Fresh off our checking out Milwaukee SawZall blade manufacturing, Ryan Rudzinski started off our Milwaukee Hole Saw factory tour with a look at the Hole Dozer bimetal hole saws. In 1992, Milwaukee hole saws were made in their Brookfield, WI facility. During 2004, they moved manufacturing to their Greenwood facility. In 2015 the Hole Dozer was announced. It broke norms by including a lifetime warranty for broken teeth. This product came about when Milwaukee realized that nearly all industries were using these types of hole saws. Electricians, plumbers, HVAC, and MRO professionals all need good quality hole saws that don’t break easily. Many Pros also move back and forth between metal and wood boring applications. This goes double for those involved in home remodeling, where you can run into just about anything.
Milwaukee designed the Hole Dozer for durability in both metal and wood applications. The company tested over 3200 different designs, many of which they sent out into the field for practical application testing. Tradesmen and workers cut over 100,000 holes with these saws during just the testing phase.
Through the process, they found that durability, speed, and even plug removal were at the top of the priority list for Pros. So what makes the Hole Dozer so special? We found out when we went on our Milwaukee hole saw factory tour to see the hole saw manufacturing process up close.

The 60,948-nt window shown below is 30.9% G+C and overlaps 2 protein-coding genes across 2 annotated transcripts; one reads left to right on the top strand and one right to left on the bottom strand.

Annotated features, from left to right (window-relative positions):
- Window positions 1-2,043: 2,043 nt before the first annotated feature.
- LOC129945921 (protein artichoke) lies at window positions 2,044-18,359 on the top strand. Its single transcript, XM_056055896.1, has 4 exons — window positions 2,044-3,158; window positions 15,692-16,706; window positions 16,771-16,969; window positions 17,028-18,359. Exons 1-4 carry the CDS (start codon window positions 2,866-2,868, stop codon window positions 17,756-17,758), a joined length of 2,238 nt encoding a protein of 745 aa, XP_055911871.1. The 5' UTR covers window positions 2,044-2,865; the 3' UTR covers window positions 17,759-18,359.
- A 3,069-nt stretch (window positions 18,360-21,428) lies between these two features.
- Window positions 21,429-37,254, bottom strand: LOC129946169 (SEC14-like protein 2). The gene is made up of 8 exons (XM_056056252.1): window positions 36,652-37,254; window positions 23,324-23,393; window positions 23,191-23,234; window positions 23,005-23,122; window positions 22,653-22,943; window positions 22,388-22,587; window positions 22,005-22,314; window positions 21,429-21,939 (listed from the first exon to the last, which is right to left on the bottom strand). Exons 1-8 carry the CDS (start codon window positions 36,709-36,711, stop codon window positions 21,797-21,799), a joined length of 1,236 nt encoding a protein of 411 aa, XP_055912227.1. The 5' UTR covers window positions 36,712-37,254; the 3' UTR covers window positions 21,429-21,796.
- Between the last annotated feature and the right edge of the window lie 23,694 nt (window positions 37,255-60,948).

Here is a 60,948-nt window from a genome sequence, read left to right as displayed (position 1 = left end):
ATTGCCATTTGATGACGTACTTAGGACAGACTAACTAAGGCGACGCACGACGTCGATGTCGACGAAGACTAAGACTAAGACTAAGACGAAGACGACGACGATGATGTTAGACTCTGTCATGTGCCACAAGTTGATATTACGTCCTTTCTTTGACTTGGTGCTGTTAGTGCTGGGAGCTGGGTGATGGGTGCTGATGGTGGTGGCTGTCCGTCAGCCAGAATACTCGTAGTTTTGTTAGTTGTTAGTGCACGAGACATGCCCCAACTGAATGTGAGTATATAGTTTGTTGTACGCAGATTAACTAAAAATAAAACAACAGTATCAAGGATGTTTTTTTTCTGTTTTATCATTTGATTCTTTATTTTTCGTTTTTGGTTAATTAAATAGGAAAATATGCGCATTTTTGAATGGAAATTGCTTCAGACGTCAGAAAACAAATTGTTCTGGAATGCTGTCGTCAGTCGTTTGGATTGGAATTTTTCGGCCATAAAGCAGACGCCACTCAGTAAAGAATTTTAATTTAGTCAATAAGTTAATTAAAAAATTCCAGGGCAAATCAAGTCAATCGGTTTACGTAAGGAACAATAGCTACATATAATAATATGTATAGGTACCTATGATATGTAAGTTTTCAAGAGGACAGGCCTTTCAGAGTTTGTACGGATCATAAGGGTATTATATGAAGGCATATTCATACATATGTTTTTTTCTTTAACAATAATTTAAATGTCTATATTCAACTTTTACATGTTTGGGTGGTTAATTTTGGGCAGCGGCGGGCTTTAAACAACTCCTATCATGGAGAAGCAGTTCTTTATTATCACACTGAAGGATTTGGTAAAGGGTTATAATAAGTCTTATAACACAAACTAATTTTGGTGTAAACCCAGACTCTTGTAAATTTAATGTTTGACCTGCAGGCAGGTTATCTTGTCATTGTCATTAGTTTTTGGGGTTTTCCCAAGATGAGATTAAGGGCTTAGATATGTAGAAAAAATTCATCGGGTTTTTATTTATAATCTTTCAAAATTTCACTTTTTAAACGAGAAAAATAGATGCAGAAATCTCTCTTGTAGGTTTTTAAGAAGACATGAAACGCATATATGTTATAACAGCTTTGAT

Milwaukee Hole Saw Factory Tour
Hot forming eliminates the process of heat treating—cutting out an entire step in the process. Milwaukee has spent a lot of time on their weld strength and how the steel design and thickness impacts what they can do.
Hole Saw Manufacturing Process
After a straightening process, a machine stamps the hole saw steel into blanks with the appropriate width and length. This also adds the core removal ports.
The flat pieces of steel proceed to the hot form molder and furnace.
A combination of dies form together to take those blanks and form them into the hole saw shape. This is where the hot forming process really shines. It takes about 20 minutes to switch out the entire line from one size hole saw to another.
After forming, an automated system welds the base onto the round hole saws. Next, they get sent on to the painting process.
At the paint line, the operator puts the hole saw on the stem. It goes through an automated paint process and then a heat process to dry the paint. From there it moves on to a cooler to allow them to be handled.
Workers apply the logo, and the hole saw passes a quality inspection.
The final process in Hole Dozer manufacturing is packaging. Various kits such as boxed multi-packs, single arbor packs, and clamshells allow many options for consumers and retailers.
Of course, a fun component of the Hole Dozer manufacturing tour included a visit by Phil Bryant, the governor of Mississippi. He stopped by to talk a little bit about the special relationship Milwaukee Tool has with the people of Greenwood and the state of Mississippi. This southern state is bending over backwards to help Milwaukee expand, and—in turn—Milwaukee is increasing its commitments to keeping these valuable manufacturing jobs in the area.
I’ve used hole saws for decades—it was great to see what actually goes into making these tools. I no longer take them for granted, and it helped us to get a better understanding of what goes into making these power tool accessories.